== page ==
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label("$F$", (3,-0.2));
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label("$G$", (1.5, 4.2));
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label("$H$", (1, -0.2));
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label("$J$", (1.5, -0.2));
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label("$K$", (2, -0.2));
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label("$1$", (0.5, 4), N);
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label("$1$", (2.5, 4), N);
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label("$4$", (3.2, 2), E);
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</asy>
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Let us take a look at rectangle CDEH. I have labeled E' for convenience.
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<asy>
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fill((0,0)--(1,4)--(1,2)--cycle, grey);
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draw((0,0)--(1,0)--(1,4)--(0,4)--(0,0));
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draw((0,0)--(1,4)--(1,2)--(0,0));
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label("$C$",(1,4.2));
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label("$D$",(0,4.2));
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label("$E$", (0,-0.2));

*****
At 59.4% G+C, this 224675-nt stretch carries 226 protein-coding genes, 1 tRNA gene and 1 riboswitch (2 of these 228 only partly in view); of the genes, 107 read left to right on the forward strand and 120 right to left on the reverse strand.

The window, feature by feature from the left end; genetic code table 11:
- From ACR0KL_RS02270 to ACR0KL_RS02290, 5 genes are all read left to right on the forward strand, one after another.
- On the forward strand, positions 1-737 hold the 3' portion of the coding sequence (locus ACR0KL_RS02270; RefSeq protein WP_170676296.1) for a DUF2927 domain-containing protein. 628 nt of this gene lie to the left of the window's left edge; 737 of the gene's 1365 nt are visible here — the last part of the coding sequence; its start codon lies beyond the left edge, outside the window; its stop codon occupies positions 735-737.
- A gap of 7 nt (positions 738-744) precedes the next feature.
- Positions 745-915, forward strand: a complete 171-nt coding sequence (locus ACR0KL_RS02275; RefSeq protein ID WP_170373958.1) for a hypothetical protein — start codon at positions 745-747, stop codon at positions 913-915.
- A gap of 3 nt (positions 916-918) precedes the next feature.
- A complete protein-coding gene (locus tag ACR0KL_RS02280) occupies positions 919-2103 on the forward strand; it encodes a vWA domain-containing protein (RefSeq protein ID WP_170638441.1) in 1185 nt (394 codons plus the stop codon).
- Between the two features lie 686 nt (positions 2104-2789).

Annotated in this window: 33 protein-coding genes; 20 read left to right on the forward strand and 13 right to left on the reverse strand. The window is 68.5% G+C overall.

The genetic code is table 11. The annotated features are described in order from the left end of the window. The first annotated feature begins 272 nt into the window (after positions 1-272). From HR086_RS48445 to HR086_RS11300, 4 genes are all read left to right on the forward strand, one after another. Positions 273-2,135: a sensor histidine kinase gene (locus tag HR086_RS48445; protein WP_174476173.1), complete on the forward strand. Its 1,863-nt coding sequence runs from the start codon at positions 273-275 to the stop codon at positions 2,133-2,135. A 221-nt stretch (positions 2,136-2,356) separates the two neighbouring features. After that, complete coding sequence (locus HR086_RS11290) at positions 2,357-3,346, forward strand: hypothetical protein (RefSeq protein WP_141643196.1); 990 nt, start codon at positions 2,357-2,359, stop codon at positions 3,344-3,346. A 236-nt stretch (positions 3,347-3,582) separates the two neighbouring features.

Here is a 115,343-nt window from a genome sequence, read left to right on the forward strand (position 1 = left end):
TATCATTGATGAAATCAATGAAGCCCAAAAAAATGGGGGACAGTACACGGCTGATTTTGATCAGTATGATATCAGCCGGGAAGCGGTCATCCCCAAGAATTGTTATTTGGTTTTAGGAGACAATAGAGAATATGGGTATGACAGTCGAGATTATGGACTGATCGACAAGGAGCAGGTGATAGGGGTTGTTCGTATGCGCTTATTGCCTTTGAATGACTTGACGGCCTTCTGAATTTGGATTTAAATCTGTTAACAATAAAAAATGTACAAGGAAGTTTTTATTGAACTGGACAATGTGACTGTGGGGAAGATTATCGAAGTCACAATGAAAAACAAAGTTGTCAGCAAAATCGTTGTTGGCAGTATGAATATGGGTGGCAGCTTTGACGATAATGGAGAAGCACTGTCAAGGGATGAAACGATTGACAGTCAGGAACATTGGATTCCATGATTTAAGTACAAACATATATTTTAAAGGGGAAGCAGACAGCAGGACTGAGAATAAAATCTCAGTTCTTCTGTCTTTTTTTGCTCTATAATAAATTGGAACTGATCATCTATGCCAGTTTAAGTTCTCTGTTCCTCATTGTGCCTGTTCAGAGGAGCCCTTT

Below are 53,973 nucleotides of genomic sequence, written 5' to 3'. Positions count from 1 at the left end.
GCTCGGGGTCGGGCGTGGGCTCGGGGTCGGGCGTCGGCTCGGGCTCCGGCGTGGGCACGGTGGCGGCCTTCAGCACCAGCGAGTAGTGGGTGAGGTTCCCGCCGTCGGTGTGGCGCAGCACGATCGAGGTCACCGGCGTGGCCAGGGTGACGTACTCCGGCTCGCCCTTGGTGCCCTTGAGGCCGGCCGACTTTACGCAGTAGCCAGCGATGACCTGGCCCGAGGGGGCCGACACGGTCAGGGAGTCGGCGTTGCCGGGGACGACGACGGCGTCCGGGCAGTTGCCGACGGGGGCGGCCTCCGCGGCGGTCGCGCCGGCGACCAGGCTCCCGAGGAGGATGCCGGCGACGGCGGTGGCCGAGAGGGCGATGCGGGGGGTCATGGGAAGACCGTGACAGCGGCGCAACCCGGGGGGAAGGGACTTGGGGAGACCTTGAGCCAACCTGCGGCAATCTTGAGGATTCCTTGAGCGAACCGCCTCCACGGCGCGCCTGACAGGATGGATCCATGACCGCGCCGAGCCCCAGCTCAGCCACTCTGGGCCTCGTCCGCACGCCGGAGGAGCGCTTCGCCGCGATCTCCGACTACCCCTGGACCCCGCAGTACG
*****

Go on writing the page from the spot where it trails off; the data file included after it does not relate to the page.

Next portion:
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label("$H$", (1, -0.2));
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label("$E'$", (1.2, 2));
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</asy>
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We can clearly see that CEE' has <math>\frac{1}{4}</math> the area of CDEH because it has half the base and the same height. Similarly, the shaded regions in CGJH, BGJK, and ABKF all have <math>\frac{1}{4}</math> the area of their rectangle. So, the total shaded region is just <math>\frac{1}{4}</math> the area of the total region, or <math>\frac{1}{4} \times 3 \times 4</math>, or <math>\boxed{\textbf{(C) }3}</math>
 +
==Solution 2==
 +
The area of trapezoid <math>CBFE</math> is <math>\frac{1+3}2\cdot 4=8</math>. Next, we find the height of each triangle to calculate their area. The triangles are similar, and are in a <math>3:1</math> ratio by AA similarity (alternate interior and vertical angles) so the height of the larger one is <math>3,</math> while the height of the smaller one is <math>1.</math> Thus, their areas are <math>\frac12</math> and <math>\frac92</math>. Subtracting these areas from the trapezoid, we get <math>8-\frac12-\frac92 =\boxed3</math>. Therefore, the answer to this problem is <math>\boxed{\textbf{(C) }3}</math>